August 1939. Dark clouds are gathering over Europe.
And off the coast of South Devon, a remote island becomes the setting for a series of sinister killings…
‘And Then There Were None’ has provided the model for innumerable ‘locked room’ mysteries. It’s also one of Christie’s very few works where there is no ingenious detective – no Poirot or Miss Marple – to solve the case. Just a group of extraordinary characters marooned together on an island, where one of them is deranged killer. But which one?
In some ways, it’s the purest mystery Christie ever wrote.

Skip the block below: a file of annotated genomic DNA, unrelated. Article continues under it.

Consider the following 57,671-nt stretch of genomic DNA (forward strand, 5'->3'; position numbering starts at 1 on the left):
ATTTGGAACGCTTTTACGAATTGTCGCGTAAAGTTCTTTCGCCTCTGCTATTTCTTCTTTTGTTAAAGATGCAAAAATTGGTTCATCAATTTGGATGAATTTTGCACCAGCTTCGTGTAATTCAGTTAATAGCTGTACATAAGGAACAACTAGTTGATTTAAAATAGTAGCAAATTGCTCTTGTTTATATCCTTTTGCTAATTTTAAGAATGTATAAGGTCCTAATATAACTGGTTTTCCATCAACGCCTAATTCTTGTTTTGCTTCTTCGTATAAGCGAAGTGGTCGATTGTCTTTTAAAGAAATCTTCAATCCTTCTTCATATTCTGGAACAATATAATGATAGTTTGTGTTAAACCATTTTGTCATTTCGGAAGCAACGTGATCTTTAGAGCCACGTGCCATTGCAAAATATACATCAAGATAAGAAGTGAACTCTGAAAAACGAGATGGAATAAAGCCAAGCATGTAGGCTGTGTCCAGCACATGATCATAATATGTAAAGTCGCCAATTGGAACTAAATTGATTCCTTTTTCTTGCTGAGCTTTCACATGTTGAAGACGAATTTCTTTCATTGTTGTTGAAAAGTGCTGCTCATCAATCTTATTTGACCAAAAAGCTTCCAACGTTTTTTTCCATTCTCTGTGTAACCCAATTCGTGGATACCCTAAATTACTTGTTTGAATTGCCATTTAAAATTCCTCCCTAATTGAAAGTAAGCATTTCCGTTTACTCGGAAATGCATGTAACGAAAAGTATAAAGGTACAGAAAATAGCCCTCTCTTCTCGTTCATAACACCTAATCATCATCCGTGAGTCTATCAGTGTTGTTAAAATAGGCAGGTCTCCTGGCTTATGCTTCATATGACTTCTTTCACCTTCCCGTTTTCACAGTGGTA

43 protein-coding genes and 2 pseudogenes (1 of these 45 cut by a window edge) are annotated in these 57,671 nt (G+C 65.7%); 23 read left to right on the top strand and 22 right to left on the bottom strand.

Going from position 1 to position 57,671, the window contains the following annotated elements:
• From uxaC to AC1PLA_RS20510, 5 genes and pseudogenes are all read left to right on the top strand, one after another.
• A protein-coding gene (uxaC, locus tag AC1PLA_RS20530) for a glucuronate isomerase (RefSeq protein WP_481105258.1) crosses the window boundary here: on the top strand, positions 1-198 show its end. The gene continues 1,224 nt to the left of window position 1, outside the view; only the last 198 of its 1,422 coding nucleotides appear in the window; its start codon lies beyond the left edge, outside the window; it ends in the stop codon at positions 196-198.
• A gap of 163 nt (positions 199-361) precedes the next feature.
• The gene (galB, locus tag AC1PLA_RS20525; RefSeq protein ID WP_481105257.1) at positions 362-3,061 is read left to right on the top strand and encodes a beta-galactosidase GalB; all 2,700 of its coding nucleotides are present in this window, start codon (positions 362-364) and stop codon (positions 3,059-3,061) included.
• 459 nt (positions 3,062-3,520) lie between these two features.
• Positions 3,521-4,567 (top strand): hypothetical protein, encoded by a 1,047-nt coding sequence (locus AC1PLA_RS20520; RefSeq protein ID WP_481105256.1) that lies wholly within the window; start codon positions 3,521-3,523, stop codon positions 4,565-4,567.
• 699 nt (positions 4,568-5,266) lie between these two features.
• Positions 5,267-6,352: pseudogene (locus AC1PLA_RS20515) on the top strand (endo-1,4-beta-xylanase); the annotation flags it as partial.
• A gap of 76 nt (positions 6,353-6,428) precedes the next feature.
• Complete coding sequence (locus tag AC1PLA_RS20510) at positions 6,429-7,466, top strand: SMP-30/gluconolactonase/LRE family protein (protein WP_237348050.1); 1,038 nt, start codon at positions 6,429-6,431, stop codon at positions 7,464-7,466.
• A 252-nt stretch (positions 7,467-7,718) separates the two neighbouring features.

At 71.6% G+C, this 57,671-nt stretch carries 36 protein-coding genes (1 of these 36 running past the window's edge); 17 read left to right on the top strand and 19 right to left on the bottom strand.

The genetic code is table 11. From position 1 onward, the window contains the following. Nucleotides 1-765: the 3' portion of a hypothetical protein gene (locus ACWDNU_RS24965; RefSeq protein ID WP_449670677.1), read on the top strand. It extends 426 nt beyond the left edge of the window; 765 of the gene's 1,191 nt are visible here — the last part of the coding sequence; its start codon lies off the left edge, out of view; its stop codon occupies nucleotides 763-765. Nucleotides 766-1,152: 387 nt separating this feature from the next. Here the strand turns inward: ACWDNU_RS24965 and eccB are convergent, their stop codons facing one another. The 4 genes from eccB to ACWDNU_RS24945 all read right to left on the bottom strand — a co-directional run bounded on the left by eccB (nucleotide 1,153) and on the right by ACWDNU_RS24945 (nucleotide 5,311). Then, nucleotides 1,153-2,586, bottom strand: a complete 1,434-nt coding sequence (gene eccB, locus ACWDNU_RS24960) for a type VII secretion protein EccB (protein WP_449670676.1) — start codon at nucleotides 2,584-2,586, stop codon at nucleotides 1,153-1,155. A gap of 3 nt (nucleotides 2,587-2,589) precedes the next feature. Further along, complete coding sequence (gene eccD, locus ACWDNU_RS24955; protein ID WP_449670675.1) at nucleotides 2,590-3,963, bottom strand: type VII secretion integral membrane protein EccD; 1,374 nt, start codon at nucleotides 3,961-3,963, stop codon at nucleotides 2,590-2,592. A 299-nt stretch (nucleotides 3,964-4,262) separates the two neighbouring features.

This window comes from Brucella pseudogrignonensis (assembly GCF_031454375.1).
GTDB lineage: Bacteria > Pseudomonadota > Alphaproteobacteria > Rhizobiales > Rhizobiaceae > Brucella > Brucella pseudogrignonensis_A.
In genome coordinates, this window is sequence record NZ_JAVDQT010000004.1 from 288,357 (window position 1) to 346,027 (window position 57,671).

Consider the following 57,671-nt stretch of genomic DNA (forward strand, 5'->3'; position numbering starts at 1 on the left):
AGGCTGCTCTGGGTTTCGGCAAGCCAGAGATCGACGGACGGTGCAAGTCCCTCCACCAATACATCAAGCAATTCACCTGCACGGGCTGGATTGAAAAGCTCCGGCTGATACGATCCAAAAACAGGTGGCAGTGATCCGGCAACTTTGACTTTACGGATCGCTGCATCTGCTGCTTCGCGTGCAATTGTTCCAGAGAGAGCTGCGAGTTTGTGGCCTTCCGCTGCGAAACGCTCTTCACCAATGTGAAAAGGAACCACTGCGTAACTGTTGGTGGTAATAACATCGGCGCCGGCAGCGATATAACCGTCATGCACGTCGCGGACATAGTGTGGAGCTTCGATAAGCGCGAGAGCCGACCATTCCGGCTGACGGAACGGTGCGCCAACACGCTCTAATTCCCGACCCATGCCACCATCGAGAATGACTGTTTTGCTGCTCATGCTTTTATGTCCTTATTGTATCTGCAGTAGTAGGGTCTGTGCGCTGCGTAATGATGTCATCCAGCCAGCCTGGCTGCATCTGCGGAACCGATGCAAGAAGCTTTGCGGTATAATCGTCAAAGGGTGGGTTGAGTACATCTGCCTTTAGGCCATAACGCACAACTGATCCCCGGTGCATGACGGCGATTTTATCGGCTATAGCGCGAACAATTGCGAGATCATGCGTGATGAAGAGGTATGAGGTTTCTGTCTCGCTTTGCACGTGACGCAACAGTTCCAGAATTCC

Ten strangers are invited to Soldier Island, but on arrival, their hosts, Mr and Mrs U.N. Owen are strangely absent.
As the evening unfolds, the fragile atmosphere of forced good humour is broken by the sudden disclosure that they are all guilty of murder.
Then one by one, members of the party begin to die, the manner of their killing linked to a seemingly innocent nursery rhyme.
Fear, suspicion and paranoia take hold of the remaining survivors as they realise the killer must be one of them.
Christie, who wrote the stage adaptation herself, provided a more upbeat ending than her novel. But a 2015 adaptation followed the novel more closely . Which have we used? You’ll have to find out…